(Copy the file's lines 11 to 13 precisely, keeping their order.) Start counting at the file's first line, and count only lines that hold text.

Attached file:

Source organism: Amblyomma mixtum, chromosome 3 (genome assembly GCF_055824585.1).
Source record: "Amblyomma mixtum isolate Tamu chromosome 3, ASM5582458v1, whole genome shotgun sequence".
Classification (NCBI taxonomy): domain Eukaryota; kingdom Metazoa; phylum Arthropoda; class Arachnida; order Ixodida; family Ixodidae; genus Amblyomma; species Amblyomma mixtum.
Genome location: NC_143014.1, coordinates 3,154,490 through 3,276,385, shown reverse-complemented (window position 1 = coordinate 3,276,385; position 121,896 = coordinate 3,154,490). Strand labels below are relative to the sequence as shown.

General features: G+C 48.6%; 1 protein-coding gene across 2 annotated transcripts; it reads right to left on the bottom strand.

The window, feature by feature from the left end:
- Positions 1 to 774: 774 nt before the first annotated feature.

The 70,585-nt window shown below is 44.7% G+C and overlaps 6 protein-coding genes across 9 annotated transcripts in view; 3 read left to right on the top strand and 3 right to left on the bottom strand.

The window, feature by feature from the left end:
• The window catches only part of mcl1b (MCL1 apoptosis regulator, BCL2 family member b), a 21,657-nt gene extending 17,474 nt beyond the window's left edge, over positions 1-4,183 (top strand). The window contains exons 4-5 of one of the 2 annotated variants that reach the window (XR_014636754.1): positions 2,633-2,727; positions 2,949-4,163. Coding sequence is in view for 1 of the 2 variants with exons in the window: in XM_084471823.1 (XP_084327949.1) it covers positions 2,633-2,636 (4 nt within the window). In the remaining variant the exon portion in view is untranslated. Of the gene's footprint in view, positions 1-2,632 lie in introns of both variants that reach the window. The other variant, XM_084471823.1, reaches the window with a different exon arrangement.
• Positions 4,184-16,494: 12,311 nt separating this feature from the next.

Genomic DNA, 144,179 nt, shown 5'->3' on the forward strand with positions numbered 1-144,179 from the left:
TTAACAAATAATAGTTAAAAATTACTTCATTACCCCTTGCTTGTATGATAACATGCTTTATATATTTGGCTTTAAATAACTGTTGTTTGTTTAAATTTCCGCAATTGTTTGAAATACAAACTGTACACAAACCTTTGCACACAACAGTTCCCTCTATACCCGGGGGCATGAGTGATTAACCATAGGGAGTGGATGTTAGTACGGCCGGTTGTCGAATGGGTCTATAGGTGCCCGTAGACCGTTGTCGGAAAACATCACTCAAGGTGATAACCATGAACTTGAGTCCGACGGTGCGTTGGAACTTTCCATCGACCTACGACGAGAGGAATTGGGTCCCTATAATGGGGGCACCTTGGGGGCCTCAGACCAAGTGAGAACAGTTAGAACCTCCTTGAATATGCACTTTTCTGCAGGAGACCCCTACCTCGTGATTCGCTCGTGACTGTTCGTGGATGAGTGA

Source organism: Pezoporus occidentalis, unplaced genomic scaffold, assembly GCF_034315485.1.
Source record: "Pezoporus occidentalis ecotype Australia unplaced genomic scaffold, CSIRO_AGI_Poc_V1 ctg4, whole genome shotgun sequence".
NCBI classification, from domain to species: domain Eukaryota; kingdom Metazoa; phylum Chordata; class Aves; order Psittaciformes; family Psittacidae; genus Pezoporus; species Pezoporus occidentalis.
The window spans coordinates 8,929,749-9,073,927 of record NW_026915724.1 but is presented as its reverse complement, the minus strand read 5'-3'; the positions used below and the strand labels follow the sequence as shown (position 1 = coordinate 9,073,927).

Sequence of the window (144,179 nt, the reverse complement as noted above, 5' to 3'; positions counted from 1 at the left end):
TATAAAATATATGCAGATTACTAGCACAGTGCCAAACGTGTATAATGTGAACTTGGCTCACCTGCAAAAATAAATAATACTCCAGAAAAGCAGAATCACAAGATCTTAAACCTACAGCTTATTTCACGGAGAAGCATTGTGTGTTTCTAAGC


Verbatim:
• Positions 4,184-16,494: 12,311 nt separating this feature from the next.

Genomic DNA, 144,179 nt, shown 5'->3' on the forward strand with positions numbered 1-144,179 from the left:
TTAACAAATAATAGTTAAAAATTACTTCATTACCCCTTGCTTGTATGATAACATGCTTTATATATTTGGCTTTAAATAACTGTTGTTTGTTTAAATTTCCGCAATTGTTTGAAATACAAACTGTACACAAACCTTTGCACACAACAGTTCCCTCTATACCCGGGGGCATGAGTGATTAACCATAGGGAGTGGATGTTAGTACGGCCGGTTGTCGAATGGGTCTATAGGTGCCCGTAGACCGTTGTCGGAAAACATCACTCAAGGTGATAACCATGAACTTGAGTCCGACGGTGCGTTGGAACTTTCCATCGACCTACGACGAGAGGAATTGGGTCCCTATAATGGGGGCACCTTGGGGGCCTCAGACCAAGTGAGAACAGTTAGAACCTCCTTGAATATGCACTTTTCTGCAGGAGACCCCTACCTCGTGATTCGCTCGTGACTGTTCGTGGATGAGTGA